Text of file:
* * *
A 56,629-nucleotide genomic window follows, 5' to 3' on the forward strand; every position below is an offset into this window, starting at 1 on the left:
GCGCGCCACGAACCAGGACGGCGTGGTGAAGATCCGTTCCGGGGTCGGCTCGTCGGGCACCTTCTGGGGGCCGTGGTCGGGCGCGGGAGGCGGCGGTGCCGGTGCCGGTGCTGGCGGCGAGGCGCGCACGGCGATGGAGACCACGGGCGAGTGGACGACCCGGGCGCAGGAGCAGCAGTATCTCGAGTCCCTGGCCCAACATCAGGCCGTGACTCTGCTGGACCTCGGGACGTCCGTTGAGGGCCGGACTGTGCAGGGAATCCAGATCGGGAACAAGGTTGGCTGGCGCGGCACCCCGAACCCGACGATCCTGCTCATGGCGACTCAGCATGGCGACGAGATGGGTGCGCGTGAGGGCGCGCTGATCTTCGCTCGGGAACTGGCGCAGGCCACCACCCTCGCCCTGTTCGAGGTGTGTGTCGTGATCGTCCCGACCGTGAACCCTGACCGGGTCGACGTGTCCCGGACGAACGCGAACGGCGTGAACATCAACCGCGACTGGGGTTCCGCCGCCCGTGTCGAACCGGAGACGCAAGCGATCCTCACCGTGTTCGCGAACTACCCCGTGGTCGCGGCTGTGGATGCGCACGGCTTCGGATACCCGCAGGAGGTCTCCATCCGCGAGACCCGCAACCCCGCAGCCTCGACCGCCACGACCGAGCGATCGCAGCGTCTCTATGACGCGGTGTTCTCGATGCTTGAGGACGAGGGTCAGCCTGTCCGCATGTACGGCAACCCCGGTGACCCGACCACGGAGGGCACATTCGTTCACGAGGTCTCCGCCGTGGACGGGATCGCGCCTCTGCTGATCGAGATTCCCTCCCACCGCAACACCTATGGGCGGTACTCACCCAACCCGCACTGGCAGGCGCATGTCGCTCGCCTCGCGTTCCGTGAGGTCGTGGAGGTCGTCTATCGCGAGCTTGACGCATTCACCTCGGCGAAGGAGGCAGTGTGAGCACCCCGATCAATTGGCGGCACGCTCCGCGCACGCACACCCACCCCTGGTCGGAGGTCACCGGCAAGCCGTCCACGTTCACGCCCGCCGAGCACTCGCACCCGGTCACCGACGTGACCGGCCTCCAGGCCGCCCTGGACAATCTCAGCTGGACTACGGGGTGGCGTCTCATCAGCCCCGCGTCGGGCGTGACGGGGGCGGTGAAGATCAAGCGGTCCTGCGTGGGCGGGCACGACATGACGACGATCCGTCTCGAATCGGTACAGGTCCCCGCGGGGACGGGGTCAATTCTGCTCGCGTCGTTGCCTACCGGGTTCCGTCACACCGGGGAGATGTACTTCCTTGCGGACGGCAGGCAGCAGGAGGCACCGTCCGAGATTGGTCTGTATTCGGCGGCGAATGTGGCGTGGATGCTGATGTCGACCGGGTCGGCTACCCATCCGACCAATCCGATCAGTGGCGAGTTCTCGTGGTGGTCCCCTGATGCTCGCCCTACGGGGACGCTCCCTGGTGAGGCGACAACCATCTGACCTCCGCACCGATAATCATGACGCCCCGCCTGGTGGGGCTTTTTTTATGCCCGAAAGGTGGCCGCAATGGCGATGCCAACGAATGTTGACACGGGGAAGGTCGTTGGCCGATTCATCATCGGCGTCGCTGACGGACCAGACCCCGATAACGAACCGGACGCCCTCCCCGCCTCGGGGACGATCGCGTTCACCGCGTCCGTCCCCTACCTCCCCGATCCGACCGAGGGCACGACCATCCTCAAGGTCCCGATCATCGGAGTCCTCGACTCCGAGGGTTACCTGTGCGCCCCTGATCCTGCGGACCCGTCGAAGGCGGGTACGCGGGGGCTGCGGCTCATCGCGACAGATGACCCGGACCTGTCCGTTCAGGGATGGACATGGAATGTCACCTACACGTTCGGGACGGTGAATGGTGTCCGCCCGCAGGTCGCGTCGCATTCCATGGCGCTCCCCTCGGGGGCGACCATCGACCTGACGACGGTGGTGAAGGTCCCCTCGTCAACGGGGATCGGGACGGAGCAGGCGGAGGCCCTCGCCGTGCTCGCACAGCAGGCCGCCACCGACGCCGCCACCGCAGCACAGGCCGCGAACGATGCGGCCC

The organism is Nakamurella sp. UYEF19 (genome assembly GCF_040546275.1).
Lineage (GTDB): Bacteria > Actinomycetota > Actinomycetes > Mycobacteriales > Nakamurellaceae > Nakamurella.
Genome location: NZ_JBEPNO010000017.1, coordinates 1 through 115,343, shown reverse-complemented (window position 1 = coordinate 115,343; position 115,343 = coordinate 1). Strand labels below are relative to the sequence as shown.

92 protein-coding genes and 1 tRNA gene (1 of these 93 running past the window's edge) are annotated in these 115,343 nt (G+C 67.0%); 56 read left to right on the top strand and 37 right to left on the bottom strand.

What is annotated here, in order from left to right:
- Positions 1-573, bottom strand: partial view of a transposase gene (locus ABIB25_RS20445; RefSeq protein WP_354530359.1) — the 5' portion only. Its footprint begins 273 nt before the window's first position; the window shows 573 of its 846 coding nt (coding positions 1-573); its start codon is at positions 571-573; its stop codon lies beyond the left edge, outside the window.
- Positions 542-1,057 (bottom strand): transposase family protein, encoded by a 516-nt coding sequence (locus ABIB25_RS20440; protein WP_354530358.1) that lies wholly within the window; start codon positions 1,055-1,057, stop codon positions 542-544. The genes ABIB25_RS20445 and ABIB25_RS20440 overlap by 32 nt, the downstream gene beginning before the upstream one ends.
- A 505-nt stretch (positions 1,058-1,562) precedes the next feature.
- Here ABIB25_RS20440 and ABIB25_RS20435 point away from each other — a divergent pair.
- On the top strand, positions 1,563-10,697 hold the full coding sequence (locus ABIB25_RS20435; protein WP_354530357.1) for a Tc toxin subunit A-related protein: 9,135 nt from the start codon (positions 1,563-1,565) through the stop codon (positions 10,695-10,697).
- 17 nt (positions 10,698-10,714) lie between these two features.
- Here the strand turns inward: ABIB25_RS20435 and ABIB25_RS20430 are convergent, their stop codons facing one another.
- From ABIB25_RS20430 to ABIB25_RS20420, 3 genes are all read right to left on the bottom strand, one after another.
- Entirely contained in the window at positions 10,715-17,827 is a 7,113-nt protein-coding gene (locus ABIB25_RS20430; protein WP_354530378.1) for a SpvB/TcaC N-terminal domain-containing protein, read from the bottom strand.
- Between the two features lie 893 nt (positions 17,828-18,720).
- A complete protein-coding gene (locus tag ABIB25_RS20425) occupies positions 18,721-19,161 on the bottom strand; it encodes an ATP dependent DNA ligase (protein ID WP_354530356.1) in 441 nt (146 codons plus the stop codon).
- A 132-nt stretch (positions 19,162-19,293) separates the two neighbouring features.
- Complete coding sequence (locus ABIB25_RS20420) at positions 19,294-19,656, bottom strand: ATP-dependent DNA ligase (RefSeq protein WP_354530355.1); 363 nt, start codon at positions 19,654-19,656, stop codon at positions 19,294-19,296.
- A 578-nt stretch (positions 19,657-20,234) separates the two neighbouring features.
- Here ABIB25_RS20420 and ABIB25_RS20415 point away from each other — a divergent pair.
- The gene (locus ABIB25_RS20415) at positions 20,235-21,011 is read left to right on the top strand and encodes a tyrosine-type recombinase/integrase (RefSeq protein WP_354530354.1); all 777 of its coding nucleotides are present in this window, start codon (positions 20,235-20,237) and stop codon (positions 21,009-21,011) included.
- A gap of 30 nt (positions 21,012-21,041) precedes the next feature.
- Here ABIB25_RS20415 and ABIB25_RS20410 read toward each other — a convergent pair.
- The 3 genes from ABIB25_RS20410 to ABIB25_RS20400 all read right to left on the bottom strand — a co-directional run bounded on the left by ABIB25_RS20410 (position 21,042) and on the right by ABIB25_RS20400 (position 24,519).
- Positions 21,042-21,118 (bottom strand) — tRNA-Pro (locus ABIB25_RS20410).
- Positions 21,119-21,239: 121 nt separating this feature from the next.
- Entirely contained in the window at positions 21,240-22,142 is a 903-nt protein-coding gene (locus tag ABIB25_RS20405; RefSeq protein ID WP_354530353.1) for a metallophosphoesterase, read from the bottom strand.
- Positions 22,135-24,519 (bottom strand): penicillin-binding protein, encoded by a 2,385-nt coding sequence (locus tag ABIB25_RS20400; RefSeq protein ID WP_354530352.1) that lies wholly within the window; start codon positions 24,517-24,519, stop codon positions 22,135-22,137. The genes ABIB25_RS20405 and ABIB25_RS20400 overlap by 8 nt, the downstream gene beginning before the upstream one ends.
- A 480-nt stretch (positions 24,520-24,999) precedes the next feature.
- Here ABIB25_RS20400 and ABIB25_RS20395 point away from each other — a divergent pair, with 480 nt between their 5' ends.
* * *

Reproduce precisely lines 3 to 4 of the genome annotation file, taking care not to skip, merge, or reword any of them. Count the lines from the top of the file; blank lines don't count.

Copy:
The organism is Nakamurella sp. UYEF19 (genome assembly GCF_040546275.1).
Lineage (GTDB): Bacteria > Actinomycetota > Actinomycetes > Mycobacteriales > Nakamurellaceae > Nakamurella.